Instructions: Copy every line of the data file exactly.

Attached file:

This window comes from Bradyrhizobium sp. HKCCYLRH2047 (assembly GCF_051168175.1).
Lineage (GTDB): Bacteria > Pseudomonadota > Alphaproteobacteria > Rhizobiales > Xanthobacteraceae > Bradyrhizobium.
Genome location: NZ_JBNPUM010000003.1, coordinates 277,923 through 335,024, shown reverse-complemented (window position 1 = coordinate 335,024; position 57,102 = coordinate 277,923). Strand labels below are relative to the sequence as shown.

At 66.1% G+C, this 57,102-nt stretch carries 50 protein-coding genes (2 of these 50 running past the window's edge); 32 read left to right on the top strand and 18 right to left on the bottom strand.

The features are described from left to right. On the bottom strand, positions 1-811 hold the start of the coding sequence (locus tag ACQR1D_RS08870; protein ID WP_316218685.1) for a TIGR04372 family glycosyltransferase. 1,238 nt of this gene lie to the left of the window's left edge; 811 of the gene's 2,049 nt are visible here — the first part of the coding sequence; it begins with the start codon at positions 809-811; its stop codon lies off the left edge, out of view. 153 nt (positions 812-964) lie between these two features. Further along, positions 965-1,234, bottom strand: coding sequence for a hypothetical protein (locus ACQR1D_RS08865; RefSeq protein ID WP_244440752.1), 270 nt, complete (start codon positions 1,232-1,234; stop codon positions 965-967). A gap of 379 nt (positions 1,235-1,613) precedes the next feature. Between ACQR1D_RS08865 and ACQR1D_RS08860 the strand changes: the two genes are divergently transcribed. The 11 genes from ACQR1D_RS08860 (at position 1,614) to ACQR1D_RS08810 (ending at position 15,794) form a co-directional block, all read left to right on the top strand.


This window comes from Bradyrhizobium sp. HKCCYLRH2047 (assembly GCF_051168175.1).
Lineage (GTDB): Bacteria > Pseudomonadota > Alphaproteobacteria > Rhizobiales > Xanthobacteraceae > Bradyrhizobium.
Genome location: NZ_JBNPUM010000003.1, coordinates 277,923 through 335,024, shown reverse-complemented (window position 1 = coordinate 335,024; position 57,102 = coordinate 277,923). Strand labels below are relative to the sequence as shown.

At 66.1% G+C, this 57,102-nt stretch carries 50 protein-coding genes (2 of these 50 running past the window's edge); 32 read left to right on the top strand and 18 right to left on the bottom strand.

The features are described from left to right. On the bottom strand, positions 1-811 hold the start of the coding sequence (locus tag ACQR1D_RS08870; protein ID WP_316218685.1) for a TIGR04372 family glycosyltransferase. 1,238 nt of this gene lie to the left of the window's left edge; 811 of the gene's 2,049 nt are visible here — the first part of the coding sequence; it begins with the start codon at positions 809-811; its stop codon lies off the left edge, out of view. 153 nt (positions 812-964) lie between these two features. Further along, positions 965-1,234, bottom strand: coding sequence for a hypothetical protein (locus ACQR1D_RS08865; RefSeq protein ID WP_244440752.1), 270 nt, complete (start codon positions 1,232-1,234; stop codon positions 965-967). A gap of 379 nt (positions 1,235-1,613) precedes the next feature. Between ACQR1D_RS08865 and ACQR1D_RS08860 the strand changes: the two genes are divergently transcribed. The 11 genes from ACQR1D_RS08860 (at position 1,614) to ACQR1D_RS08810 (ending at position 15,794) form a co-directional block, all read left to right on the top strand.